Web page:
Brand evolution is an important part of long-term brand management. When delivering any branding project, I often get asked ‘how long will this design last?’. There is no clear-cut answer to this as the longevity of your brand assets depends on a varying number of factors such as your competition, any changes in your product or services offering, technology advancements and of course your positioning in the marketplace.
As a generalisation I would say that every brand requires at least a little maintenance every five years and it can be reviewed by the marketing and sales team every three years to make sure the right assets are available to maximise opportunities.
It is also common that additional brand assets get added naturally over time such as internal communication brand elements and branding for very special events. These should all be consolidated and be included in the company brand guidelines from time to time to ensure everyone stays ‘on-brand’ but also to avoid unnecessary brand elements being created. I have written about brand guidelines in this blog if you'd like to read more on that.
Evolution vs Revolution?
When it is time to rebrand, one of the first questions to come up is by how much should we update the branding? How far is far enough to retain brand equity whilst also future proofing the brand?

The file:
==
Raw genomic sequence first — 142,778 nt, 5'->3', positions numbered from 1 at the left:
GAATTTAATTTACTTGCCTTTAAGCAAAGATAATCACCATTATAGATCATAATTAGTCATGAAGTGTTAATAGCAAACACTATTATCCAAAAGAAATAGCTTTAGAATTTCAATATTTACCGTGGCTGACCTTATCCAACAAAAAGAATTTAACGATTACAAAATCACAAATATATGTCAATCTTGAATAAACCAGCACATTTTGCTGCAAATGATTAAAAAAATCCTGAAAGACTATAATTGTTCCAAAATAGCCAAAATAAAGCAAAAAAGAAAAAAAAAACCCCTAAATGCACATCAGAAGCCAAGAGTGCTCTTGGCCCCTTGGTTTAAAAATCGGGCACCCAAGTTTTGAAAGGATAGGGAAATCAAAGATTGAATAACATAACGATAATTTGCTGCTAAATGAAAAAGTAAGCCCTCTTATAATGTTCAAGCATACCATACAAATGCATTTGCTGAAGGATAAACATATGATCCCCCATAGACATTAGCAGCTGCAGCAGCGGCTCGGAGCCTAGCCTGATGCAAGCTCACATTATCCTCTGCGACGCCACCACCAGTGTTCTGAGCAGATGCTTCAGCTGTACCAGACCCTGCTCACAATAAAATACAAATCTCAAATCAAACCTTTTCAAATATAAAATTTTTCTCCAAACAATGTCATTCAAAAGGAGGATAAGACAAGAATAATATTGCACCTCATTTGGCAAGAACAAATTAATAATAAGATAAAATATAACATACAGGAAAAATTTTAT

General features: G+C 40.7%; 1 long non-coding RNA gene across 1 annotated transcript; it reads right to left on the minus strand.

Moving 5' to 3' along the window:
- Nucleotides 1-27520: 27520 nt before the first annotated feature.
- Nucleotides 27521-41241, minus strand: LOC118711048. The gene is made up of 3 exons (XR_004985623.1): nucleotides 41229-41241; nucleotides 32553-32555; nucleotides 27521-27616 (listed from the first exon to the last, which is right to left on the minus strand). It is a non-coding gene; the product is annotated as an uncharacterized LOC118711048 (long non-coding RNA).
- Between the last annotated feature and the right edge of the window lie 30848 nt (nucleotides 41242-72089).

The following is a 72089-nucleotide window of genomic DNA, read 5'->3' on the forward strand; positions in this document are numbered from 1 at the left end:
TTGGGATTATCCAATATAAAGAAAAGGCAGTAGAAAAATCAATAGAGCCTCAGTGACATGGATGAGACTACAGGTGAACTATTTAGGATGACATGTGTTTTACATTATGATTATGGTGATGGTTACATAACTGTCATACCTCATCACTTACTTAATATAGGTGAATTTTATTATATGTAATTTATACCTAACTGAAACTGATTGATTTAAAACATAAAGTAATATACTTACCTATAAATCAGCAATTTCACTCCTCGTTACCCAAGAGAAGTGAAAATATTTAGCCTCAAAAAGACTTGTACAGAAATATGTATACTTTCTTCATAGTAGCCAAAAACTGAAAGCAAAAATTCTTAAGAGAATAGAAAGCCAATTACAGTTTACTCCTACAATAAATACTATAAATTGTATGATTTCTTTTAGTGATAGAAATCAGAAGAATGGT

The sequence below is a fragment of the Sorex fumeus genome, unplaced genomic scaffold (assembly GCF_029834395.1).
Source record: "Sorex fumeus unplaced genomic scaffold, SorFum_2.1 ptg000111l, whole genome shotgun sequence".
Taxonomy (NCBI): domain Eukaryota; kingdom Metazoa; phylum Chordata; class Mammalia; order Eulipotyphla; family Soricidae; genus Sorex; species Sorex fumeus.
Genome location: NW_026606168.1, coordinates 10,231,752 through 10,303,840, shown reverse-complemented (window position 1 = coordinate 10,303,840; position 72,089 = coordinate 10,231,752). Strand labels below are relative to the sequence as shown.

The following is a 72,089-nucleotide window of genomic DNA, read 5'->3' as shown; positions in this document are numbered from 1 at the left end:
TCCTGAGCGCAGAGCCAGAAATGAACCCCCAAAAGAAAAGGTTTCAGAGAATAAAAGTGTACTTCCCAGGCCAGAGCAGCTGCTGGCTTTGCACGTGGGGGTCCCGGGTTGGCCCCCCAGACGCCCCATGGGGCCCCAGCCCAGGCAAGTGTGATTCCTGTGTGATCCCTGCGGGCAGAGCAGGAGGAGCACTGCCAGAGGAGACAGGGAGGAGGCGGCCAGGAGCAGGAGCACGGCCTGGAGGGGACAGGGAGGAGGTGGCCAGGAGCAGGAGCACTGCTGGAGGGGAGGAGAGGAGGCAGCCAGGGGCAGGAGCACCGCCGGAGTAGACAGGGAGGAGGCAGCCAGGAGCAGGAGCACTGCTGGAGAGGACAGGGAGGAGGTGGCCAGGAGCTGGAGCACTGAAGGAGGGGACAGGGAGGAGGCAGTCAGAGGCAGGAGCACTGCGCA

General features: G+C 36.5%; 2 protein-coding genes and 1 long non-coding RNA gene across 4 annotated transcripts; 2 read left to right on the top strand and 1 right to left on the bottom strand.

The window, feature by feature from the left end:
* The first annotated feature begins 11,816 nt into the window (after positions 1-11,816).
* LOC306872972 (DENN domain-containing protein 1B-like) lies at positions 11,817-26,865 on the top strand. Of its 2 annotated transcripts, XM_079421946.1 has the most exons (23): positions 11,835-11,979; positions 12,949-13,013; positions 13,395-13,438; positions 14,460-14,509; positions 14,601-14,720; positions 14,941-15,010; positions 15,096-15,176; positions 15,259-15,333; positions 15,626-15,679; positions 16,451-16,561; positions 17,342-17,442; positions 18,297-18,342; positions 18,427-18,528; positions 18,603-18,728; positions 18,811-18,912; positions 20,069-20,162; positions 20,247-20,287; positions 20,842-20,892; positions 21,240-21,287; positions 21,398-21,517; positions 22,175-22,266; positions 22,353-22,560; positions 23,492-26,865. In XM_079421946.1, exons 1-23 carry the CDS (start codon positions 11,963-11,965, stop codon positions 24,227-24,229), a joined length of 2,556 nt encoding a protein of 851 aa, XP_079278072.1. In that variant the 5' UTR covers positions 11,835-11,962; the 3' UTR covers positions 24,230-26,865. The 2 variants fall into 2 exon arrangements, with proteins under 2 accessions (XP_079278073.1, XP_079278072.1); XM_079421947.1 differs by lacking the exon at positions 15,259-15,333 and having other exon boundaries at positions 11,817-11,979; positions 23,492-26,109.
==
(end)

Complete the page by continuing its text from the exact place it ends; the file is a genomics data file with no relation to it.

Of course, each project is completely individual, but there are three levels of rebranding that most projects would fall into:
- Keep things fresh, making small adjustments and preventing the brand looking out of date in the near future. This often requires just a few updates to one or two of the brand assets.
- Modernising parts and extending the brand assets.
- A redesign for a distinctly more changed look and feel. For these brands, it is common to only apply one or two assets to the new brand.
To illustrate these three different levels of rebranding, here is a selection of before and after project examples:
Keeping things fresh
For the Swedish Chamber of Commerce for the UK we adjusted the spacing within the icons, updated the typeface and re-organised the elements to deliver a smooth transition to a more modern and practical identity. See full story here
For HPD LendScape we designed a more practical single colour version of the logo, coupled with a brand extension of graphic shapes inspired by the existing icon. We now have a much greater flexibility to create interesting and versatile brand communication across all channels. See full story here
For Thompson Taraz, a more dynamic and visually interesting brand was created to reflect the repositioning of the services and inject contemporary relevance as they celebrated 30 years in business. See full story here
Your Brand Strategy leads the way
What is an important common factor with all these projects is that each has a clear brand strategy to follow which guides the creative work. Otherwise you'll be working 'off a hunch' which sometimes works for very small businesses but it is risky for larger organisations that rely on a bigger team to drive the business forward as there will often be wildly different opinions on what the brand needs to deliver. The brand strategy is what glues it all together and will guide you as to why, when and how to rebrand!